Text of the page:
Tag: Totten Training Systems

Featured Book – The Physically Prepared Weightlifter

Leo Totten Writes Foreword for James Tatum’s Book

“The Physically Prepared Weightlifter: A General Physical Preparedness Program to Build Your Base”

It was an honor to write the foreword for James Tatum’s book The Physically Prepared Weightlifter. Check out why this book is so important, read an excerpt of my foreword and head over to his site for more information!

“I wrote this book because one of the biggest problems that I see in Weightlifting, CrossFit, and Sports Performance training is a lack of general physical preparedness for the weightlifting movements. Although your sport may utilize a barbell and weights often times you are not developing the base of general strength required to perform well & stay injury free.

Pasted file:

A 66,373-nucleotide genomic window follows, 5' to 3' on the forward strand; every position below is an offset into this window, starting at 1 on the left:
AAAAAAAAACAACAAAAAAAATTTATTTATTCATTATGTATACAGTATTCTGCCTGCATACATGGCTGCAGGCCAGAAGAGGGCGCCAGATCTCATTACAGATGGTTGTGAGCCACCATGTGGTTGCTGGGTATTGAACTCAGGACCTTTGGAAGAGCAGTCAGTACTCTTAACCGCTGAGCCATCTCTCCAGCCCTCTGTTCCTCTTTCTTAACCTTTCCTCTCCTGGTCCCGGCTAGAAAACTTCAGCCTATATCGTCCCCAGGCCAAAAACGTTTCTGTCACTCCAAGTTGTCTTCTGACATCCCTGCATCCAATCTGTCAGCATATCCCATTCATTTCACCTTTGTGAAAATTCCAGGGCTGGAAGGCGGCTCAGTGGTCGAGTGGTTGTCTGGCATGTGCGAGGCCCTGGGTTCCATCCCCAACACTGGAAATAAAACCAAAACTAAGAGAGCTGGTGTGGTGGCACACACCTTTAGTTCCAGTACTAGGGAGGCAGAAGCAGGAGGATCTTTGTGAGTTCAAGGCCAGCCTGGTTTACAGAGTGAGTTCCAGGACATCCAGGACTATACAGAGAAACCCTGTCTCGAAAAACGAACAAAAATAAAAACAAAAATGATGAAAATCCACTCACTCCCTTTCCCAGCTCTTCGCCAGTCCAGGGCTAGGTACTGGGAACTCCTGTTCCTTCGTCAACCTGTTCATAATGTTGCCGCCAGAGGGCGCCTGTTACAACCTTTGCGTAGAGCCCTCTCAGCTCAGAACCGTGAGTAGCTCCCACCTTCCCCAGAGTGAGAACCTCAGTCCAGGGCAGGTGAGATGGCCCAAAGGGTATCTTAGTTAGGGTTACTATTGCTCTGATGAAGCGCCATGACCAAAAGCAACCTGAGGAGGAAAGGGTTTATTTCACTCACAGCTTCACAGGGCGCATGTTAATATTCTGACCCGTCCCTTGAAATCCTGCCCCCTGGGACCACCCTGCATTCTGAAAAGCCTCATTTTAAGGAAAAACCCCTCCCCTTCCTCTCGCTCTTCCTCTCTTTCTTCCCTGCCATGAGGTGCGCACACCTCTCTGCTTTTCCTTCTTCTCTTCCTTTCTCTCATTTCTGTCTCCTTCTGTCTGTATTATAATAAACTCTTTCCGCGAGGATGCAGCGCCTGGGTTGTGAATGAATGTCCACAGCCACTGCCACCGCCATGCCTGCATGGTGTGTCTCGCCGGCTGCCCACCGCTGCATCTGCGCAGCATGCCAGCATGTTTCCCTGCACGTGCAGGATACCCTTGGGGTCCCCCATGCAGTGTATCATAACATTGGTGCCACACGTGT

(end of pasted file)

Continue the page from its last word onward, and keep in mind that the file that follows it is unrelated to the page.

That is why I wrote The Physically Prepared Weightlifter. Up to this point there has not been all inclusive guide for generally physically preparing your body for sport. This book fills that void. With over 100 pages of programs, instruction and theory, this is the go to guide for making your body ready for any demand your sport has.” – James Tatum

FOREWORD

When James Tatum told me that he had written a book on physical
preparation for the weightlifter, I was pleasantly surprised. I already
knew he was an outstanding weightlifter himself and one of the nice
guys in the sport, but an author too? I had known him through several
years of competitions and had always known him as someone who was
well prepared himself. When the notion of him writing a book came
about, I knew it would be a good one. Because of the high regard that
I have for James in all aspects of his life, I was honored when he asked
me to write the foreword to his book.